Our monthly post to highlight the best writing and most useful tips written by Outdoor Parents over the past month.
You won't typically find gear reviews or travel guides here - on this site we focus on the skills and inspiration to help you get outside and stay outside with your kids. We also believe that everyone should feel welcome in the outdoors, so we share articles by parents and outdoors-people of color to make sure everyone is learning each other's perspectives.
Hopefully, this encourages you to plan your next outdoor adventures, reflect on what you were able to accomplish over the past month, or what you learned and would do differently. Enjoy!
Bouldering at Columbia State Historic Park in Columbia, CA
School & Kids Books:
On a final note, I want to link to this article:
I was specifically impressed by Rue Mapp's quote: "I love birds and wildlife. I love identifying them. But if I were to say we’re going birding today, I don’t know if anybody would show up unless you already were a birder. But if I say let’s go to Lake Merritt for a stroll and a potluck, people are going to show up. And guess what? I’m going to still bring out my binoculars, my spotting scope and my bird ID book."
Names and words have significant power, and we need to be careful with the words we use. They can be used deliberately or inadvertently to exclude people. They can be used to draw people in - like when we tell our kids we're going exploring when we actually mean we're going hiking.
Names specifically have power when settlers come to a country and give new names to the mountains, rivers, plants, and animals even though most of the natural world already had names given to them by the indigenous people. There is also power when climbing routes are named with offensive or sexist names that we wouldn't feel comfortable talking to our children about.
Let's all think about the words and names we use to go play in the outdoors, both to make everyone feel welcome but also to respect the long history of the land everywhere we go.
Our monthly post to highlight the best writing and most useful tips written by Outdoor Parents over the past month. We also a few other outdoor parenting related articles. Hopefully this inspires you to plan your next outdoor adventures, reflect on what you were able to accomplish over the past month, or what you learned and would do differently. Enjoy!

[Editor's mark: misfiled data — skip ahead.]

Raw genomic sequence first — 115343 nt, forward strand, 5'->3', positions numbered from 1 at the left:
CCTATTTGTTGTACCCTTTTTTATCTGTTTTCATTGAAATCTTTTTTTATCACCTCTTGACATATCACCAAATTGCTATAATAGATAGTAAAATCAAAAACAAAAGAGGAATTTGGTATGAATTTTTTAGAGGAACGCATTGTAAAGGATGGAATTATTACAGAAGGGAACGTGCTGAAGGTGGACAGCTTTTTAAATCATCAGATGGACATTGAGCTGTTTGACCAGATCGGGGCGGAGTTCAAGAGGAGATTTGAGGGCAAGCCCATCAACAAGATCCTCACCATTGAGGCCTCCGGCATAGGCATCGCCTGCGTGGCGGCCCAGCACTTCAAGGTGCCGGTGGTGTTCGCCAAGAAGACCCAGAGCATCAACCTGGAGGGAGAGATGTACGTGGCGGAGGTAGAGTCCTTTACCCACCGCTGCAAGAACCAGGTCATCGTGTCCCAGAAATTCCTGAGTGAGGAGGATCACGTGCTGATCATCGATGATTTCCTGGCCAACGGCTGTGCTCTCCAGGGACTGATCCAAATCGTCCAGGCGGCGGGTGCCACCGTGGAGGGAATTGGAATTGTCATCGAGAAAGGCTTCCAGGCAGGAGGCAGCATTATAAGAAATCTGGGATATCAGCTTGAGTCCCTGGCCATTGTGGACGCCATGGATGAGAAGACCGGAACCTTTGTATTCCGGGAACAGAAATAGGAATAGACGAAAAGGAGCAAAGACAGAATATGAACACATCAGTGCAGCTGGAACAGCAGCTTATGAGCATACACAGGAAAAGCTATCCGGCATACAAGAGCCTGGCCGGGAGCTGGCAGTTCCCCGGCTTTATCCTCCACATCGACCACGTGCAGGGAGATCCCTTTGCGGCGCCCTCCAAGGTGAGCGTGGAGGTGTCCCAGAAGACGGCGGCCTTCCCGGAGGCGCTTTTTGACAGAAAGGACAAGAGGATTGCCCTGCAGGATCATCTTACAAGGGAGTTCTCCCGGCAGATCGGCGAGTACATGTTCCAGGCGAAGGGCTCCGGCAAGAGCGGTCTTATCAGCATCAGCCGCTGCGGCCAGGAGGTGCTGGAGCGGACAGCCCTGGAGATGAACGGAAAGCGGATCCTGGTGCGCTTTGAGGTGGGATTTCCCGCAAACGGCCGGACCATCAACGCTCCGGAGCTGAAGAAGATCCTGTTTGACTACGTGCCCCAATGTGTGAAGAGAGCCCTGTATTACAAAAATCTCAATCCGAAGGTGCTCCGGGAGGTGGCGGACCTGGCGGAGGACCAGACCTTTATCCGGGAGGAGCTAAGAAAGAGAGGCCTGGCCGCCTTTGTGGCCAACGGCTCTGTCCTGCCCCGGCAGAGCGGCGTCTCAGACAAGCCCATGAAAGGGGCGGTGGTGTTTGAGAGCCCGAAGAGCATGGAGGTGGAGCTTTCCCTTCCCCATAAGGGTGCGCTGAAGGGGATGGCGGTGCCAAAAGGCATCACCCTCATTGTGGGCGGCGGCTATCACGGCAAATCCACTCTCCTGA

summer climbing with our 7 year old
Climbing:Hiking:School & Kids Books:
This is our monthly post to highlight the best writing and most useful tips written by outdoor parents over the past month and also a few other outdoor parenting related articles. Hopefully this inspires you to plan your next outdoor adventures, reflect on what you were able to accomplish over the past month, or what you learned and would do differently. Enjoy!
CragKid on the Sharp End!!! | Cragmama Trip report of her 10 year old son's first lead climb.
Solo Distance Hiking and Kids: Six Things I Learned | The Trek by Tracy (Scrappy) Buro. Sometimes outdoor parents need to do adventures without their kids, and it's important to explain why.
Between the Lines: It’s Time To Change Offensive Route Names | Rock and Ice by Andrew Bisharat. "a good test for whether a route name passes the 'offensive' test is if it’s something you’d be uncomfortable hearing your own kid talk about climbing"
Independence Day (Hiking, Biking, Fear and Freedom) | The Brave Ski Mom I have also been known to (slightly) "wonder why the non-skiing partner doesn’t just suck it up, sign up for lessons, and get on with falling in love with winter" but this article has a good perspective on what it's like to be the parent who doesn't enjoy an outdoor activity.
A Sneak Peak at the Coming Ski Season | The Brave Ski Mom Contingency plans in case resorts don't open, plus insight into what the southern hemisphere is doing.
Free Printable Kids Hiking Bingo Cards | Hike Like a Woman by Crystal
What Kids Can Learn from Ashima Shiraishi's Many Falls | Outside Online by Krista Langlois A children's book written by one of the best climbers in the world.
Risk Assessment is a Skill That Requires Time to Learn | 1000 Hours Outside by Ginny Yurich This is what I consider to be one of the great benefits of outdoor parenting - teaching our kids to take on risks (safely) and also giving us as parents the opportunity to get used to it gradually as they become adults.